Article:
Wynne Yelland, a co-owner of the East Harriet firm , was on the greenway Saturday evening helping two-wheeled attendees of the make chalk tread prints using only their bicycles.
Locus had teamed up with Artcrank to design the process for making the free prints: A dusting of chalk on paper, a pattern of treadmarks produced by riding a bike over the paper, the removal of excess chalk via vacuum, the preservation through a coat of Fixatif.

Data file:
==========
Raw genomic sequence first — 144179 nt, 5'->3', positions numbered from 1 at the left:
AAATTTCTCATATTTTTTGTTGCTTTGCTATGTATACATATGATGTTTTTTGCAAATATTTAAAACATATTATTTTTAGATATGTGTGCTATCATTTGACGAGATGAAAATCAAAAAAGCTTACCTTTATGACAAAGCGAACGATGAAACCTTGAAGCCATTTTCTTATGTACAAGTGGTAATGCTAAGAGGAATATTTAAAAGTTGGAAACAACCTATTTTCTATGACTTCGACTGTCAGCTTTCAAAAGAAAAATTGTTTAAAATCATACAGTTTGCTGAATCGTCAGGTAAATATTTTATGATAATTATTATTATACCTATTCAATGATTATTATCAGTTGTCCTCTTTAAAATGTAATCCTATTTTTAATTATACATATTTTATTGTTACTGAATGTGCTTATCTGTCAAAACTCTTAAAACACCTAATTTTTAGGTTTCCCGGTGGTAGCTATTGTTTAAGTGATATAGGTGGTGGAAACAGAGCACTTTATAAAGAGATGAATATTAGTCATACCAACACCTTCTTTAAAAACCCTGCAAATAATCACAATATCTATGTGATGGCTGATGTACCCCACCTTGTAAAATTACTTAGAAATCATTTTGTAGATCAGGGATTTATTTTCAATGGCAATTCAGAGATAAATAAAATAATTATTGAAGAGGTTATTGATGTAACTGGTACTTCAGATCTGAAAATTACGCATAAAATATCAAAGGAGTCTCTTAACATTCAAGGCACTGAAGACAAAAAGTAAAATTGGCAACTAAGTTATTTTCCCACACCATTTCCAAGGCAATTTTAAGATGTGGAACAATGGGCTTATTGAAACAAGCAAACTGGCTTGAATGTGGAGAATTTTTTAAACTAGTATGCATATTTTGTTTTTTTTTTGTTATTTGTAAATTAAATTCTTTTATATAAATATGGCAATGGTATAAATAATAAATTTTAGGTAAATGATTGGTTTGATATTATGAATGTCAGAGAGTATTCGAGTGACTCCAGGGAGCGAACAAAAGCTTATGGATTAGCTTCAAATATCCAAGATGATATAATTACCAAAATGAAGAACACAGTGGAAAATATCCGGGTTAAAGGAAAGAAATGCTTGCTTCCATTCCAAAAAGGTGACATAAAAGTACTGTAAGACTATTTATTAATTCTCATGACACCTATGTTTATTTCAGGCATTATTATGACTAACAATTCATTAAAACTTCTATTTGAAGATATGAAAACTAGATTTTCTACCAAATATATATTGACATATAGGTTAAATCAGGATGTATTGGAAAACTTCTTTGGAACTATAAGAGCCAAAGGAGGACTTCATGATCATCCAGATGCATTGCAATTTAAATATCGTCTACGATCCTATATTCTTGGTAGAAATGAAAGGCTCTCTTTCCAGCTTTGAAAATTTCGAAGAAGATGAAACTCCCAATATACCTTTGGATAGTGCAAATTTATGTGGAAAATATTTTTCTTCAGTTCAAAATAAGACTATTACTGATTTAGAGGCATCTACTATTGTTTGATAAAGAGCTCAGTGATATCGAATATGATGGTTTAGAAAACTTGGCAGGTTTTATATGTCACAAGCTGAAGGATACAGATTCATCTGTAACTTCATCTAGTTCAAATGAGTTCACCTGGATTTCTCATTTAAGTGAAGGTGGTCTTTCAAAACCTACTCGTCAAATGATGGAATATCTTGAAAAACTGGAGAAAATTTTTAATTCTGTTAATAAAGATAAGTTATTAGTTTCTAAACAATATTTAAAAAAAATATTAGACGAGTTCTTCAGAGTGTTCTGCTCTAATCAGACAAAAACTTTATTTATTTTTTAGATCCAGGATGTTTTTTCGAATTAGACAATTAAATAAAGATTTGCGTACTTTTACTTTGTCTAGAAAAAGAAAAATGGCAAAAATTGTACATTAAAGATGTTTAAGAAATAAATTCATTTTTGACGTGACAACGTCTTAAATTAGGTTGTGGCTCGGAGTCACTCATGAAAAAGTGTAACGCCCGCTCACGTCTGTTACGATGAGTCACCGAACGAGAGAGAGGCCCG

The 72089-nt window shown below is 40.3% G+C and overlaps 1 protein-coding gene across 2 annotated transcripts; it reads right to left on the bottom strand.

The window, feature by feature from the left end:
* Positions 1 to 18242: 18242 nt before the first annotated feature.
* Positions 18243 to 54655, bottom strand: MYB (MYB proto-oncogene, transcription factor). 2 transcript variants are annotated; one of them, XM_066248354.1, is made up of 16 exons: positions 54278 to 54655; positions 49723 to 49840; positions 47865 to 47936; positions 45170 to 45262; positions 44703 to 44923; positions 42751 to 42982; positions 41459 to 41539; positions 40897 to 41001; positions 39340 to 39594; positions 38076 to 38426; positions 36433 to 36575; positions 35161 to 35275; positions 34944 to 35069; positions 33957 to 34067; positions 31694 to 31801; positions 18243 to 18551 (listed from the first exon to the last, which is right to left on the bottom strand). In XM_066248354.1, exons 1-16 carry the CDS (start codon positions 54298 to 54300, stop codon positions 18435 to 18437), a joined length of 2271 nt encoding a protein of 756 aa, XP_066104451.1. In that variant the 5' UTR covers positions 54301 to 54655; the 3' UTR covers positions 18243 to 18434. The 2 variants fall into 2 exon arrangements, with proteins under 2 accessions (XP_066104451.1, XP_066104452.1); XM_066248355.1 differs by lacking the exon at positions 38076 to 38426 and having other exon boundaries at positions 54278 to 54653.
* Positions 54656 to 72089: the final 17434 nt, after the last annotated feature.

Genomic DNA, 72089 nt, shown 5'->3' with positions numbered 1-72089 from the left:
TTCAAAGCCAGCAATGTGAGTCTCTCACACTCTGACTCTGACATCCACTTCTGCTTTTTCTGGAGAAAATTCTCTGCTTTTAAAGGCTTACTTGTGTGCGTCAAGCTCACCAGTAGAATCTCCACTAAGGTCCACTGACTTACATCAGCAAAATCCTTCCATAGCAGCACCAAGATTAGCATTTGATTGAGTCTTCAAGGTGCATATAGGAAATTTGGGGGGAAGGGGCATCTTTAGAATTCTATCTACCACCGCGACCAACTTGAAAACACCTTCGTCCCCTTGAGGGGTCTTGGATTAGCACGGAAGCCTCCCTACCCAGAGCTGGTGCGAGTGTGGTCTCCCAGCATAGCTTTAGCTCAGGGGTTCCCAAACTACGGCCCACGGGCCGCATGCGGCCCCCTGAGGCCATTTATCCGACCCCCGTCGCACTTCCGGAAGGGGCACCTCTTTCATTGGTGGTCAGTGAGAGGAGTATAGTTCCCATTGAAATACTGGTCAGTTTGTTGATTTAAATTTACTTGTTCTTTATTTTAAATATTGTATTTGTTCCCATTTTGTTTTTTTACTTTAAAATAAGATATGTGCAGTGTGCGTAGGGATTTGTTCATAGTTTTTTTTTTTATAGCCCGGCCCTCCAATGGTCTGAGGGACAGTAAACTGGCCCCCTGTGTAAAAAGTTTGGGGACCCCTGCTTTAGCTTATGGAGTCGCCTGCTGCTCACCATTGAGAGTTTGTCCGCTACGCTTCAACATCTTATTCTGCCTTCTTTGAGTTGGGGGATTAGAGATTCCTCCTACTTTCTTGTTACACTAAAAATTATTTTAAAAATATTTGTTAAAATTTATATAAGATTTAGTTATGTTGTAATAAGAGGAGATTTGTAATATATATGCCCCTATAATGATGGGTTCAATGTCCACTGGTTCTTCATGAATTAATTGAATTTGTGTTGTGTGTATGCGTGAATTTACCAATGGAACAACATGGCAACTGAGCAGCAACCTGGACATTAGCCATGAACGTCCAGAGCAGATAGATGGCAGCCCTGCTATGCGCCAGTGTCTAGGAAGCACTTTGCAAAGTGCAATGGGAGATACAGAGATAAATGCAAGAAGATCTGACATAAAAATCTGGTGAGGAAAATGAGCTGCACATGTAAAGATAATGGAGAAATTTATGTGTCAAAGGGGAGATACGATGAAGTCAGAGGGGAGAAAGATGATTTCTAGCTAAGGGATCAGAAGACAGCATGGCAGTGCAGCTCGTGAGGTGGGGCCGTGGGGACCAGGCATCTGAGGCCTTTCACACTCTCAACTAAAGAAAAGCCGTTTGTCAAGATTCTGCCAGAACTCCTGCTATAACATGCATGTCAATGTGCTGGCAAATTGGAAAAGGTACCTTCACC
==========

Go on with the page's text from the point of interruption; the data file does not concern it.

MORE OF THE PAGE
Techniques and patterns varied—bunny hops, skids and wheelies were among the more exotic approaches—but participants all had a direct hand (or wheel) in the creation of their print.
Yelland said Locus tries to do something fun like giving out bike tread prints twice a year to engage the community.
You need absolutely no talent at all to make this kind of neat thing—it’s as simple and easy as riding a bike,” he said. “When you’re riding over it, you don’t know what it’s going to look like.”
Jenna Vissell of Minneapolis used the strategy of “straight and steady” to craft her tread print.
“I’m going to put it up on my wall,” she said.